It’s one of Hollywood’s more bizarre business realities: Young women can make or break horror movies at the box office.
This weekend, they made a hit of the R-rated and intensely creepy “The Conjuring,” which dominated with a $41 million debut. It's audience: 53 percent female and 59 percent under 25. That’s similar to another screamfest, “The Purge,” which opened at No. 1 with $35 million last month and was 56 percent female and 56 percent under 25.
And it’s not a blip. “Mama” drew a crowd that was 61 percent women, 63 percent under 25 when it topped the box office in January, and young women were more than half the audience for “Texas Chainsaw Massacre,” another horror film that hit No. 1 that month.
“Conjuring" director James Wan "really made a very smart, extremely well-crafted movie, and I think that’s the primary reason it connected,” said Jeff Goldstein, executive vice president of domestic distribution at Warner Bros., which distributed the New Line film. “But why these movies are so popular with young women is a tougher question."
Part of it, he said, might be that they "provide some common ground for date night, they’re movies that young women and men can both enjoy — presuming they both enjoy getting scared senseless.".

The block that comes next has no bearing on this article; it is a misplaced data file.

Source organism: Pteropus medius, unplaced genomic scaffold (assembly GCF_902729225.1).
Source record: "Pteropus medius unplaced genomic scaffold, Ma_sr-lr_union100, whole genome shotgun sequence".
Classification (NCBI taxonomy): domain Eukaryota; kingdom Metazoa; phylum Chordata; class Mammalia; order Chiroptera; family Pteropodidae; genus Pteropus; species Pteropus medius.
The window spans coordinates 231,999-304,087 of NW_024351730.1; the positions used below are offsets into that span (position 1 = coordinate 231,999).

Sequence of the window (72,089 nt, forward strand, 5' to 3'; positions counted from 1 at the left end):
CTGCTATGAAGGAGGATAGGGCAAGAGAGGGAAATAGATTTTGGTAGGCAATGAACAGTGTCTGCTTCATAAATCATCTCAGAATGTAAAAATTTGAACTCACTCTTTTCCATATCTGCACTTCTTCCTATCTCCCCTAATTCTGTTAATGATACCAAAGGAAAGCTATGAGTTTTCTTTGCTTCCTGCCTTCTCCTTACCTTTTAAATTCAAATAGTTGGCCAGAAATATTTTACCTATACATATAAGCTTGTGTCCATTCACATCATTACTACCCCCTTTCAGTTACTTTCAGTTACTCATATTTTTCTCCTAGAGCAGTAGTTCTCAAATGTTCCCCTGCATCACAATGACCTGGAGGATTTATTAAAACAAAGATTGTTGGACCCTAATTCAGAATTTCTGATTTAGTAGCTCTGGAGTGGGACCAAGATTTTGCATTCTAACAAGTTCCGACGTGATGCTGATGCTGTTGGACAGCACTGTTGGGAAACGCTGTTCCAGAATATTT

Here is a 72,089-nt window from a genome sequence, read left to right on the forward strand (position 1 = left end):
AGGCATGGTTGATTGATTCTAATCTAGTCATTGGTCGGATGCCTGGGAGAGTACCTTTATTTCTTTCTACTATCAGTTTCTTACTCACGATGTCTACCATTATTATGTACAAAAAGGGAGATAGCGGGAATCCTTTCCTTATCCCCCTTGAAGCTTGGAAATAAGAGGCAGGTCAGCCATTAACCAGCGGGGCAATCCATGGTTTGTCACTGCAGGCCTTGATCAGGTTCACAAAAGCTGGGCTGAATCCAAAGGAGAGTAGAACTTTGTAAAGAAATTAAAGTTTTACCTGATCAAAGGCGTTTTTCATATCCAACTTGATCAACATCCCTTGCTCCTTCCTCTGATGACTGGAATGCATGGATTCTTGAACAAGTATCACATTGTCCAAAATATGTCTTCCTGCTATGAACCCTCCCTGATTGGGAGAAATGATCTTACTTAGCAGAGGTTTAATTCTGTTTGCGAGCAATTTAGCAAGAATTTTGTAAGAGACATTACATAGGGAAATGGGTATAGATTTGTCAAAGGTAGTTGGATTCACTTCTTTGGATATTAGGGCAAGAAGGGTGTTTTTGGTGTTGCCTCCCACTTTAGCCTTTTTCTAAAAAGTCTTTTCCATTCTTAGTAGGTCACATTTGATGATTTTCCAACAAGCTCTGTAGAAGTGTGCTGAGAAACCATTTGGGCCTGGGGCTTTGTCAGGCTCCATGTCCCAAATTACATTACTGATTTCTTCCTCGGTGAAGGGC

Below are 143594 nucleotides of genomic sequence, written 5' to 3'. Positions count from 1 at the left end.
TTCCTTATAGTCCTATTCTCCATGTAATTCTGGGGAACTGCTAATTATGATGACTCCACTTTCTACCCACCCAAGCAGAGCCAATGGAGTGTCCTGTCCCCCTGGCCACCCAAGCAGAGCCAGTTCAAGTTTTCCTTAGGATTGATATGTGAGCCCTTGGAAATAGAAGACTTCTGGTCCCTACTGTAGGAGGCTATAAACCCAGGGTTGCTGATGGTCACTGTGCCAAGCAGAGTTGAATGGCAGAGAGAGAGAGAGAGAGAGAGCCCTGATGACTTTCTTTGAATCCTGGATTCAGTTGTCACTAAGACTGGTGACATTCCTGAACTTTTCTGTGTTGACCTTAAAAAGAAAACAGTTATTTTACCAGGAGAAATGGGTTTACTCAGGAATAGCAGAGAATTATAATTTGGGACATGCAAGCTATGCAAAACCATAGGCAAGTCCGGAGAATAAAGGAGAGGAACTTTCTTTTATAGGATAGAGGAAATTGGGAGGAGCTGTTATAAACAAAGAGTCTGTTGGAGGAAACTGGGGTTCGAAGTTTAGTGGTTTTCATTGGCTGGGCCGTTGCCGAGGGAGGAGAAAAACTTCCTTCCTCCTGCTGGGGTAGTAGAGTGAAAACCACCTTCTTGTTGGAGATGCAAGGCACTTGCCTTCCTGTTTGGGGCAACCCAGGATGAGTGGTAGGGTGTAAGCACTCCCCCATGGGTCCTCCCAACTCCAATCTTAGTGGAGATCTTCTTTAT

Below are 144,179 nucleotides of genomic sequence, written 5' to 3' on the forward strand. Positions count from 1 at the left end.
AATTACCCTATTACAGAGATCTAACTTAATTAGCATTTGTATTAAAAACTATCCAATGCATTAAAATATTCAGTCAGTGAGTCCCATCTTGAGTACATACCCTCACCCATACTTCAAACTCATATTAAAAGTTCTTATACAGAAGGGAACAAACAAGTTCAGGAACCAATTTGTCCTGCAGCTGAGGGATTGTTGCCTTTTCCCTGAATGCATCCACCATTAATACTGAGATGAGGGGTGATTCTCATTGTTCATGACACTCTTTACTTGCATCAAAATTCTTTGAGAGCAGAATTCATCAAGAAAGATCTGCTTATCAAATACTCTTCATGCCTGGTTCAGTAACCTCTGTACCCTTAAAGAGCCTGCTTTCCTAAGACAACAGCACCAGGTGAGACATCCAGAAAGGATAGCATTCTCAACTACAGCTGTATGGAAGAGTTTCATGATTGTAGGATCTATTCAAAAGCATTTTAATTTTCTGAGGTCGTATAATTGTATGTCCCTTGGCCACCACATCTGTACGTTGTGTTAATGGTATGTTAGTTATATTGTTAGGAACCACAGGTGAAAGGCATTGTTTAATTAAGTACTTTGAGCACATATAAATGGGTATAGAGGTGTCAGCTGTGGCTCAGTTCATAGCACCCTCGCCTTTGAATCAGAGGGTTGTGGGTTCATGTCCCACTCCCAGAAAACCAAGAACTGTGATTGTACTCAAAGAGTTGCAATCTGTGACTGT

The MPAA gave “The Conjuring” its “R” rating for “disturbing violence and terror" but not for gore, and that probably made it more appealing to women. Having strong female characters like Vera Farmiga and Lili Taylor didn’t hurt, either. “Mama” similarly benefitted from having Jessica Chastain as its lead and was largely devoid of blood and guts.
“That definitely made a difference with ‘Mama,'” Universal’s head of distribution Nikki Rocco said when that film opened. “Being scared can be kind of fun, being disgusted not so much.”
To that point, Sony’s remake of the horror classic “Evil Dead,” which definitely didn’t skimp on the gore, drew a crowd that was just 44 percent female on its way to a No 1 finish in April.
Rocco wasn’t sure why young women were so hot for horror films, either: “Maybe they like hugging their dates when the scary parts come?”
She was kidding, but there is an element of truth to it, according to Callista Lee, a professor of psychology at Fullerton College in California.
"These films do often depict a working through of teen sexual angst. They are also high in tension, relevance, and unrealism, which all appeal to teens in general. Teens especially enjoy viewing films in which societal norms are violated," Lee told The Wrap.
"At least one researcher proposes that horror films stimulate emotions in teens that support gender role socialization and lead to an increased desire to 'snuggle,' especially when the female in a male-female audience pair exhibits fright and the male exhibits mastery and control."
Lee said that the violence in horror films could even serve as a substitute for sexual activity in some young people's mind.
"There is plenty of subtle (and not so subtle) eroticism in many of the films, between monster and victim as well as between possible victims. Whether there is sexual appeal or not, there is also the pleasure of imagining punishment of someone who has wronged you; something most teens feel strongly about."